Sarah now director of Satarla, is also an influential member of the Geological Society of London and is driving forward key ideas in areas such as:
- Zero waste mines (no tailings). Autonomous mines with no communities living on site. Reducing mining for just profit that may occur when markets pick up – and skipping social and environmental impact assessment and considerations
- Using terrabotics and satellites to gather data to form Environmental/Social aspects to make impact assessments more financially possible for small companies as well as large.
- Promoting – org.uk and encouraging engagement from all genders at meetings – March 14th, London, Environmental and Societal Impacts of mining.
“In Geology we constantly work with uncertainty. Modelling the unknown (sub – surfaces). Learn how to deal with that. Use it to your advantage.”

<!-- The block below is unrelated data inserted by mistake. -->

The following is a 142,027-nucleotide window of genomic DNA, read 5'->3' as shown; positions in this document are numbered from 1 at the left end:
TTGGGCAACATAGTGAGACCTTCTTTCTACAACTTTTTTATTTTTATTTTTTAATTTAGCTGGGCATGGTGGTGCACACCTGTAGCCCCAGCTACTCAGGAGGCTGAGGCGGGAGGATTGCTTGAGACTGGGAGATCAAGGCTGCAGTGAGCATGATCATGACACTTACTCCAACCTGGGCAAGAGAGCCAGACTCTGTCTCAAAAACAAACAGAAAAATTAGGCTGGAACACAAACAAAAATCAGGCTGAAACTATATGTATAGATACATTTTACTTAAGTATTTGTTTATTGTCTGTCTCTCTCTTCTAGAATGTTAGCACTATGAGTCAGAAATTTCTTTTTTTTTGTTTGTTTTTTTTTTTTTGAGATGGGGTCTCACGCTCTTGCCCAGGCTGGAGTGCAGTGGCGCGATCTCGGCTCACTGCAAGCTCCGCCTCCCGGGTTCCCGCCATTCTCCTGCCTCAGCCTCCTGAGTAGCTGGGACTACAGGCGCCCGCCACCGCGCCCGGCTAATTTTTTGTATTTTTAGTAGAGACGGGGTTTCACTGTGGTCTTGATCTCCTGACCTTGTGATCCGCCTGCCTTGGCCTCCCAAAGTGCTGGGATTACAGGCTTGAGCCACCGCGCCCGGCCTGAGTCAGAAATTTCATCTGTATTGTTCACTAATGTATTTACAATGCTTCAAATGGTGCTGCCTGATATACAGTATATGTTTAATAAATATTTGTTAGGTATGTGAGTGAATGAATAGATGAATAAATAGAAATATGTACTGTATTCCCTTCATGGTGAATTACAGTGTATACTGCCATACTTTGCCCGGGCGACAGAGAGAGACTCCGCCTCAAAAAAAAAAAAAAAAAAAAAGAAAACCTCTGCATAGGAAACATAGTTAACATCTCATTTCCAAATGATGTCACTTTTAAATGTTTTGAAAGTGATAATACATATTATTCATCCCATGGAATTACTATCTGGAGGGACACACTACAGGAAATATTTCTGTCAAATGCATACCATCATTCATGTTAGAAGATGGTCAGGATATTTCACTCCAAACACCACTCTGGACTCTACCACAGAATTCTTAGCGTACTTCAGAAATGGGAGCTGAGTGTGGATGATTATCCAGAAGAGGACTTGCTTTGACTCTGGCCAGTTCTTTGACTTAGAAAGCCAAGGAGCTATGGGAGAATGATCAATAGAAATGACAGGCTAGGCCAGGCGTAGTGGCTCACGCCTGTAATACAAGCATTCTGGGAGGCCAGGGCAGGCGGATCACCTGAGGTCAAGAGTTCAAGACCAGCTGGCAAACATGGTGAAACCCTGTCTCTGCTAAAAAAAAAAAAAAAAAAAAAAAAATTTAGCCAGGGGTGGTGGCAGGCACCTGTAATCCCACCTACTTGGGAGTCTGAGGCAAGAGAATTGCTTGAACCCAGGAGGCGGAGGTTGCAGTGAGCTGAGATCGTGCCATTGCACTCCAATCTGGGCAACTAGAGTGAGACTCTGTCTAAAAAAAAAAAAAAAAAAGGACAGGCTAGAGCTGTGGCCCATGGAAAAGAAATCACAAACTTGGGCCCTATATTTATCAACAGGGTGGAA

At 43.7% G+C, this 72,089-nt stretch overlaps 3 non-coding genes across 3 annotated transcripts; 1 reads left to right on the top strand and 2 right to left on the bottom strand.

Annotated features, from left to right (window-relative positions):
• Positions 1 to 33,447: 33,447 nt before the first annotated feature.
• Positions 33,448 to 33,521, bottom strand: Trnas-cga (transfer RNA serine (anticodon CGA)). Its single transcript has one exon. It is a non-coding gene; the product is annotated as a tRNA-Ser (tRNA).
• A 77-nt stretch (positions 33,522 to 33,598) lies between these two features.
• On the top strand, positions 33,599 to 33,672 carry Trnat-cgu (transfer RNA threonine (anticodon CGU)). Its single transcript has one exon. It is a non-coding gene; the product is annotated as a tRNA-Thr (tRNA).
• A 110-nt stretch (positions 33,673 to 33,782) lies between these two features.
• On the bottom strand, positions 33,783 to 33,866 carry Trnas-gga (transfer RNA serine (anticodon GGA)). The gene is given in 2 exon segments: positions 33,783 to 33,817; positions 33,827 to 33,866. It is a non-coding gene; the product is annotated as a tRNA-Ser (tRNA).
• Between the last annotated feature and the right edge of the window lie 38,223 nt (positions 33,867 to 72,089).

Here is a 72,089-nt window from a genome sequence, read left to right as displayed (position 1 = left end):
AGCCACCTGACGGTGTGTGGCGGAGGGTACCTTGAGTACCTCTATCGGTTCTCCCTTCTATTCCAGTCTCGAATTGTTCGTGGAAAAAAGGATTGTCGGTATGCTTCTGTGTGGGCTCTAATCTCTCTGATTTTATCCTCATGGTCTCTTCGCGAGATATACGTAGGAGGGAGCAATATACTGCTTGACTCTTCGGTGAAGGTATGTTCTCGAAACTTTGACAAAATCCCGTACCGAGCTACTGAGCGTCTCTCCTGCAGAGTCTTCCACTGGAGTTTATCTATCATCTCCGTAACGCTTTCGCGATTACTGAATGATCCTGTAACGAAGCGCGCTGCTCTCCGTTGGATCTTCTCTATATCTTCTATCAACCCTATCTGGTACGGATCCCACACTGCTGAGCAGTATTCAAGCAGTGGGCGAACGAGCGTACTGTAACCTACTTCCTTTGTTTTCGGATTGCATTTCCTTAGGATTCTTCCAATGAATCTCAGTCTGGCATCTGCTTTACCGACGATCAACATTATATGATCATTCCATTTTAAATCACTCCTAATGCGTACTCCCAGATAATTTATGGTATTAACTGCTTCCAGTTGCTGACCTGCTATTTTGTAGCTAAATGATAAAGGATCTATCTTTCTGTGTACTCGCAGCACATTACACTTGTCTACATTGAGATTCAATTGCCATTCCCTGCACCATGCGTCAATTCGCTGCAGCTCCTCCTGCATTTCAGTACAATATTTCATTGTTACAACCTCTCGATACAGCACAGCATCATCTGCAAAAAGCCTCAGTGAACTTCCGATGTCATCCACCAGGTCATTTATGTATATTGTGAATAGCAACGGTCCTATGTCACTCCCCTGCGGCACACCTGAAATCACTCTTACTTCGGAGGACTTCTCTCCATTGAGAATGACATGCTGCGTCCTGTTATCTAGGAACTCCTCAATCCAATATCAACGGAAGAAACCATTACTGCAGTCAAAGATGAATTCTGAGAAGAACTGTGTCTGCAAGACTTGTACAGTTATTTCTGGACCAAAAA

“Take responsibility of your actions and be active – volunteer if you cannot secure paid work.”
Sarah Gordon – Satarla Ltd.
Fiona Castleford – SRK Consulting Ltd. Environmental and Due Diligence.
Fiona absolutely did not want to be involved with mining. Both her parents were geologists – her father Geologist for De Beers and her mother held a research position at Imperial. Fiona grew up wanting to be involved with ecology, conservation and environmental issues; dreaming of having a sustainable fish farm. She spoke of a fruitful career, full of extraordinary travel and experiences.
Sadly, career progression in her company had been restricted by limited opportunities for promotion, expansion and change. Restrictions which perhaps do not exist as universally in the mining sector. Only in later years did she return to Geology against all things she had been convinced to be true. She became a senior authority in Environmental and Due Diligence Assessments for mine sites, managing to apply her passion for conservation, sustainability and environmental protection – with the mining industry. Almost getting her own back on industry: targeting aspects which were negative (wastes, environmental damage, social disruption) and being the force, which curtails them.
Gareth Morgan – Terrabotics Ltd.